Evco v. Jones, 83 N.M. 110, 488 P.2d 1214 (1971)

July 30, 1971 · Court of Appeals of New Mexico · No. 430
83 N.M. 110, 488 P.2d 1214

488 P.2d 1214

EVCO, a New Mexico Corporation, d/b/a Evco Instructional Designs, Appellant, v. Franklin JONES, Commissioner of the Bureau of Revenue of the State of New Mexico and the Bureau of Revenue of the State of New Mexico, Appellees.

No. 430.

Court of Appeals of New Mexico.

July 30, 1971.

Rehearing Denied Aug. 24, 1971.

Certiorari Denied Sept. 29, 1971.

*111Kendall O. Schlenker, Schlenker & Parker, P. A., Gallagher & Walker, Albuquerque, for appellant.

James A. Maloney, Atty. Gen., Richard J. Smith, Anne Bingaman, Asst. Attys. Gen., John C. Cook, Special Asst. Atty. Gen., Santa Fe, for appellees.


OMAN, Justice.

The original opinion by this court in this cause appears in Evco v. Jones, 81 N.M. 724, 472 P.2d 987 (Ct.App.1970). As shown by that opinion, two points were presented to this court for consideration and decision. The second of these points is the one with which we are primarily concerned, and our reconsideration thereof has been occasioned by the following order entered on May 17, 1971, 402 U.S. 969, 91 S.Ct.1655, 29 L.Ed. 2d 134 by the Supreme Court of the United States:

“In view of the concessions made in the brief in opposition filed by the Attorney General of New Mexico, and on examination of the record, petition for writ of certiorari is granted, judgment vacated and case remanded to the Court of Appeals of New Mexico for reconsideration in light of the position asserted by the Attorney General in the brief in opposition. The Chief Justice, Mr. Justice Black, Mr. Justice Harlan, and Mr. Justice Stewart are' of the opinion that certiorari should be denied.”

- The following positions were taken by the Attorney General in its said brief in opposition and in oral argument before this court upon rehearing after the remand: (1) because we concluded in our original opinion that the contracts, under which the taxpayer created and furnished reproducible originals of books, manuals, films and magnetic audio tapes to out-of-state purchasers, constituted sales of tangible personal property, rather than contracts for services as contended by the Commissioner, the in-state incidents, or the New Mexico activities of the taxpayer in the performance of these contracts, could not be taxed under the New Mexico Gross Receipts Tax without doing violence to the interstate commerce clause of the Federal Constitution; and (2) because of our determination that these contracts constituted sales, rather than contracts for services, the administrative burdens in apportioning receipts from these contracts are made “immensely more difficult.”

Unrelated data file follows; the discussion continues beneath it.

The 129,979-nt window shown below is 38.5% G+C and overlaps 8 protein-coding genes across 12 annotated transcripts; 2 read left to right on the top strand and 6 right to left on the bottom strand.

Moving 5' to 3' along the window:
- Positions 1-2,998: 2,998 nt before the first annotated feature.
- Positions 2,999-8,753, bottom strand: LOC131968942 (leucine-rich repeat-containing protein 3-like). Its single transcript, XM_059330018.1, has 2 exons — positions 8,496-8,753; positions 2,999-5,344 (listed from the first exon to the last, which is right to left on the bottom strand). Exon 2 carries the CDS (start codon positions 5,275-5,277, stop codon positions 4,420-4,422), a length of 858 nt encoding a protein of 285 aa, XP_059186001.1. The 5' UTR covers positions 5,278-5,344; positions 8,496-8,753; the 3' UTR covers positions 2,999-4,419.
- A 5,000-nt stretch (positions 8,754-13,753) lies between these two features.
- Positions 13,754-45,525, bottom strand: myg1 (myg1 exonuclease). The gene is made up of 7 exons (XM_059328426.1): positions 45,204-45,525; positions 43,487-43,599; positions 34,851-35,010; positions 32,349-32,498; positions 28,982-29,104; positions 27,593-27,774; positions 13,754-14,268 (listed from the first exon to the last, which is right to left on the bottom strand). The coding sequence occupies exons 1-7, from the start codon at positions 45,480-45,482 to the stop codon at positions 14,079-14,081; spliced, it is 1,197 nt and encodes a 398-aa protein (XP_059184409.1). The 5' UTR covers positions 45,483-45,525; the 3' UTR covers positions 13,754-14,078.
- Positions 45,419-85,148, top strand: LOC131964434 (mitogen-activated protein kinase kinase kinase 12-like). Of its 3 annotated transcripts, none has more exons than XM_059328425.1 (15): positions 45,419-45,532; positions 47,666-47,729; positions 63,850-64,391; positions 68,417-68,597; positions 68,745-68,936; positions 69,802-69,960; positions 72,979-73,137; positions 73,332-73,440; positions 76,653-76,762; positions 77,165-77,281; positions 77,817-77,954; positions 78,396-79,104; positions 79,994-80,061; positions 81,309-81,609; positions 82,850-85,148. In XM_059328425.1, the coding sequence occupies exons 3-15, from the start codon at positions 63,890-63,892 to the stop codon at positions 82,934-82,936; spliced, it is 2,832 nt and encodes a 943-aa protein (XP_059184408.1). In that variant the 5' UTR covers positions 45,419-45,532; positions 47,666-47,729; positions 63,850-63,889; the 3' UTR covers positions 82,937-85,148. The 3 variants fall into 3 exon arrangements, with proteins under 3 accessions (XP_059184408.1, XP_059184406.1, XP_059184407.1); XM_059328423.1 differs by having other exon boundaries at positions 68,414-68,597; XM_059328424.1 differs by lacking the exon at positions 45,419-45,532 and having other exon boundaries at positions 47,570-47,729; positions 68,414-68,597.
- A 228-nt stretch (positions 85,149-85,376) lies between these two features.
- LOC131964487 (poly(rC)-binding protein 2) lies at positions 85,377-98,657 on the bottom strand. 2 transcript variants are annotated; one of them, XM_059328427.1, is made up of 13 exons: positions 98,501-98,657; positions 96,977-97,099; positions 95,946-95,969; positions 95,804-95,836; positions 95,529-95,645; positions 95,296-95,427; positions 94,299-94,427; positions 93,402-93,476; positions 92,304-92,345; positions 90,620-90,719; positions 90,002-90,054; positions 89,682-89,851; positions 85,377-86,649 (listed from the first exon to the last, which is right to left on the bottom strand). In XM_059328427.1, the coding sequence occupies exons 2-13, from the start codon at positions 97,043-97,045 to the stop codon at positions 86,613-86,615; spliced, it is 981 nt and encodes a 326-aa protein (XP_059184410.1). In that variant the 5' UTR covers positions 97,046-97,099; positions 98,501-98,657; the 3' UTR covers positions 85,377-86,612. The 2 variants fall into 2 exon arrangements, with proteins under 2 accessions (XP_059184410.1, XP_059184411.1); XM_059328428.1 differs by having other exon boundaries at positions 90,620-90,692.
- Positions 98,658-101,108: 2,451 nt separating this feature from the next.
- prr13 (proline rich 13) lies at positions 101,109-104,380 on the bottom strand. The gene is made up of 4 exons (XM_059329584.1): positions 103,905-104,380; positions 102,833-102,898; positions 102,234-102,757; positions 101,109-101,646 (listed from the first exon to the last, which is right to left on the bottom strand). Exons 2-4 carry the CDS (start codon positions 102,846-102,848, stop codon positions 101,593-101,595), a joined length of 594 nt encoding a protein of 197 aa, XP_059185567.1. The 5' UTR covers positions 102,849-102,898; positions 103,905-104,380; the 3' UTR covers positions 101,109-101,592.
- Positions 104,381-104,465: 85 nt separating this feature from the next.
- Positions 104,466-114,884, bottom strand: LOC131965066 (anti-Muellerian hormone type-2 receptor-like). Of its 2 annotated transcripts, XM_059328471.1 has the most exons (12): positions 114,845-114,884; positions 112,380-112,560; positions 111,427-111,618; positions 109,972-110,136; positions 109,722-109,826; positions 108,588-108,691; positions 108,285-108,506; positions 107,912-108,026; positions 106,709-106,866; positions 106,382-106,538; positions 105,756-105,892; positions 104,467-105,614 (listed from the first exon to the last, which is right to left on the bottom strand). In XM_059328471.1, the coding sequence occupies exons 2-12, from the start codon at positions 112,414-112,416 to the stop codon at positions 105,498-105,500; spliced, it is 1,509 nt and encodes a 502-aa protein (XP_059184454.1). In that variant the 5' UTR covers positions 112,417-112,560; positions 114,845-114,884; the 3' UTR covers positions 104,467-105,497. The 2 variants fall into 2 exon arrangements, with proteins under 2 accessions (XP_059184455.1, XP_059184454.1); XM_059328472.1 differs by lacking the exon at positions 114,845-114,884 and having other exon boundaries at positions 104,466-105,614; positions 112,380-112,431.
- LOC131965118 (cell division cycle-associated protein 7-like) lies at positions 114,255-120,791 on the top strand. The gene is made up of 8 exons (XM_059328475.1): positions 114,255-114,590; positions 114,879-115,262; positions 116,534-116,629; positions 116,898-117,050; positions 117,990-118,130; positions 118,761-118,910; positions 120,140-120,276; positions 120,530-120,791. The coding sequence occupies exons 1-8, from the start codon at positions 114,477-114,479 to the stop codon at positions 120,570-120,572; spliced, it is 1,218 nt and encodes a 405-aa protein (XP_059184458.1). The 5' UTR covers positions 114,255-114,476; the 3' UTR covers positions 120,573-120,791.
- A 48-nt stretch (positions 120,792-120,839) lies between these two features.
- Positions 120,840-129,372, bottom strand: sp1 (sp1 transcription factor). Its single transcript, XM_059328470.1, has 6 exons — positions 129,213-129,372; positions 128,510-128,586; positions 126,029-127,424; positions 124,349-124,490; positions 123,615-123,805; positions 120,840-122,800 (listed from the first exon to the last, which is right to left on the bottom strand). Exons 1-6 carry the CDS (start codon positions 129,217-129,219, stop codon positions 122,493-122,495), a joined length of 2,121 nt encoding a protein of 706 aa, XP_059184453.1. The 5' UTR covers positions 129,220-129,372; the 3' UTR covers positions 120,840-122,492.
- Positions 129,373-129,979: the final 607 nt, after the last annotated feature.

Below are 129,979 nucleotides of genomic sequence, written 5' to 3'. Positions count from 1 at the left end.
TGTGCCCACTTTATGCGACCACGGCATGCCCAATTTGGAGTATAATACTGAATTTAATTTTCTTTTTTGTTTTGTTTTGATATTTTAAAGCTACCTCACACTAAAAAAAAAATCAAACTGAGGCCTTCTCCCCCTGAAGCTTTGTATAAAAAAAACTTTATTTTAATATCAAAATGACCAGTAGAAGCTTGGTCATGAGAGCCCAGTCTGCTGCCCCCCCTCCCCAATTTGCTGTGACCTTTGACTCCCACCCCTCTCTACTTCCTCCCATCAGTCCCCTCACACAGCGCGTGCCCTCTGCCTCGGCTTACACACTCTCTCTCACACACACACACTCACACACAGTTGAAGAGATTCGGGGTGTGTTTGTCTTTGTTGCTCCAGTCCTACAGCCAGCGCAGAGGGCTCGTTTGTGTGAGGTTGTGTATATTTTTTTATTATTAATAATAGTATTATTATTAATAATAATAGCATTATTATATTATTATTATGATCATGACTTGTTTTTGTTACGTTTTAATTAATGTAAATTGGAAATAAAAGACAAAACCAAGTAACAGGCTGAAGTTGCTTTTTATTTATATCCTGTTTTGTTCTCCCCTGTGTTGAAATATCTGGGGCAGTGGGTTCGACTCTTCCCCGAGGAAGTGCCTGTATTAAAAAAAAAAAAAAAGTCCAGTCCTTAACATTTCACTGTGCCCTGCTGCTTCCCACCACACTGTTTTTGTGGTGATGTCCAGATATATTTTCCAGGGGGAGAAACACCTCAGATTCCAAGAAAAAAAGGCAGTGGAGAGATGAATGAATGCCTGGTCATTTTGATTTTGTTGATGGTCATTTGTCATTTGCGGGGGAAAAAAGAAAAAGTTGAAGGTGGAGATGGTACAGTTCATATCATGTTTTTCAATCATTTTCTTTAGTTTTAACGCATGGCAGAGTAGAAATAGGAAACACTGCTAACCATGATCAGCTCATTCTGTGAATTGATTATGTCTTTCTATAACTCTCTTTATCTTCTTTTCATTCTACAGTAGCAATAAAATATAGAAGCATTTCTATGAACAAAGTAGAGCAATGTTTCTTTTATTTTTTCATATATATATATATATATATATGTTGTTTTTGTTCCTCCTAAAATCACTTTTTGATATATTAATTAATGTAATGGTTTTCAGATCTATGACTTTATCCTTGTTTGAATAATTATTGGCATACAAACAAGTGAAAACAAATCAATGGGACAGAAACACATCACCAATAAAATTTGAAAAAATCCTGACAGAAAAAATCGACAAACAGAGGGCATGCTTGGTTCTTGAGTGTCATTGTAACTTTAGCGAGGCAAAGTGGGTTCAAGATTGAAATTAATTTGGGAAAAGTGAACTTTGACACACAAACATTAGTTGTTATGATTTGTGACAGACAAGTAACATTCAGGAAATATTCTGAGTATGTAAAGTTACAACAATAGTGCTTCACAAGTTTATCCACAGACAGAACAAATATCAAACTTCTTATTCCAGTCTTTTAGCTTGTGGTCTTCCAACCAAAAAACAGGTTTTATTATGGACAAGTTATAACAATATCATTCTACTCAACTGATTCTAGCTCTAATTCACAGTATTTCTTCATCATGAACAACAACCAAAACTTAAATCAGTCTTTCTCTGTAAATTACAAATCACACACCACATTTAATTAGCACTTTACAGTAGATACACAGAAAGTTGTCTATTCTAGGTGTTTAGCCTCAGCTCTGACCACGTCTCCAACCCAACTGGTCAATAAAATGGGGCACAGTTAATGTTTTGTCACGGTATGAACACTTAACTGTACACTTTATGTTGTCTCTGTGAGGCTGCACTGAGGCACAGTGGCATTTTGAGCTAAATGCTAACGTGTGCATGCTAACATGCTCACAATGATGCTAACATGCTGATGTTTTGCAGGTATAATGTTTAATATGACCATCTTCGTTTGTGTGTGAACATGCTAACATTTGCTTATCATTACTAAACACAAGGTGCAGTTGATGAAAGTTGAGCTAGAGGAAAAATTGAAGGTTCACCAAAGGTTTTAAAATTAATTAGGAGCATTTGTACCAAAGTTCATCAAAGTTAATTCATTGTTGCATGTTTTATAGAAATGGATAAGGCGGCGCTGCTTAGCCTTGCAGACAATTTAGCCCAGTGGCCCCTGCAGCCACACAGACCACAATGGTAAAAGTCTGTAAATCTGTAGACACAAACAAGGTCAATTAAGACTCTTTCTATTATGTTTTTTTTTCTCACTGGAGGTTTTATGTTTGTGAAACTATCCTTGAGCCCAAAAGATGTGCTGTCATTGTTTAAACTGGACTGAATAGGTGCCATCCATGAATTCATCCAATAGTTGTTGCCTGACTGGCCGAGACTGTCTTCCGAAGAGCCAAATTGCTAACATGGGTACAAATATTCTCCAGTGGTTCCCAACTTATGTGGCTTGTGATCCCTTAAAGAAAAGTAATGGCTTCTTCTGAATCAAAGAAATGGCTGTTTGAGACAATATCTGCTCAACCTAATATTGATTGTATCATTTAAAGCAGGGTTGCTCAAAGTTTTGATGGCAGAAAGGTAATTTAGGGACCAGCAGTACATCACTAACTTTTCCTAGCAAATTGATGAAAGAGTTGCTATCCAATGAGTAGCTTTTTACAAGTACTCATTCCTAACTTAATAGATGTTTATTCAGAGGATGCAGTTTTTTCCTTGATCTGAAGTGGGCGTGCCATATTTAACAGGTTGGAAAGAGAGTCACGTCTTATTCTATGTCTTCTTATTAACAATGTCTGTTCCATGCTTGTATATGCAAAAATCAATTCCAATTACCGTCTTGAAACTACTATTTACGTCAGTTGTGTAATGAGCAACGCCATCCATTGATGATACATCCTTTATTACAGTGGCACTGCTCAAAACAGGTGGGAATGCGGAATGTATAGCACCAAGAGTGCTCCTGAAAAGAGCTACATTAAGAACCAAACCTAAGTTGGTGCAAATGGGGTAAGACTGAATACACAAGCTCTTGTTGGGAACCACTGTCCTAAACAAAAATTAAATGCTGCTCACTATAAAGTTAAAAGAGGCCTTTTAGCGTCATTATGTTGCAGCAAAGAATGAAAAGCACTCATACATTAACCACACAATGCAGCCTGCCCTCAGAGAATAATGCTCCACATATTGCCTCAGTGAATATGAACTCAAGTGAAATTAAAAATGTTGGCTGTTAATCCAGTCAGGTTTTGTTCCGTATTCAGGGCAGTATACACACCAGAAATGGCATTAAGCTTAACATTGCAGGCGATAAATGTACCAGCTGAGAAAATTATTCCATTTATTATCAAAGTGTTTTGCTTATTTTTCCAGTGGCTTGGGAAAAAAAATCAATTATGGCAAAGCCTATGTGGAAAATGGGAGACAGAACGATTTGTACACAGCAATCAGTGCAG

A resolution of the question, as to whether the State has exerted its power *112in proper proportion to the taxpayer’s activities within the State and to its consequent enjoyment of the opportunities and protection which the State has afforded, should not be dependent upon whether the contract under which the activities are performed is a contract of sale or a contract for services. The State may properly exact a constitutionally fair demand for that aspect of interstate commerce to which it bears a special relation. General Motors Corporation v. Washington, 377 U.S. 436, 84 S.Ct. 1564, 12 L.Ed.2d 430 (1964); Bell Telephone Laboratories v. Bureau of Revenue, 78 N.M. 78, 428 P.2d 617 (1966). We fail to understand how a tax on this aspect of interstate commerce can be constitutionally fair and valid if the incidents arise out of a contract for services, but constitutionally unfair and invalid when these same incidents arise out of a contract of sale.

In our opinion taxable incidents are equally apparent and are ascertainable with equal ease whether they arise out of a contract of sale or out of a contract for services. In any event, the relative ease of ascertainment of taxable incidents should not be the primary consideration in determining the validity or invalidity of a tax law.

As pointed out in our prior opinion, there is no question of apportionment in this case, because no question of multiple taxation is involved. The burden of showing the unconstitutionality of a tax upon interstate commerce rests upon the taxpayer. General Motors Corporation v. Washington, supra. In this the taxpayer failed.

We reinstate and reaffirm our opinion in Evco v. Jones, supra.

It is so ordered.

WOOD C. J„ and HENDLEY J., concur.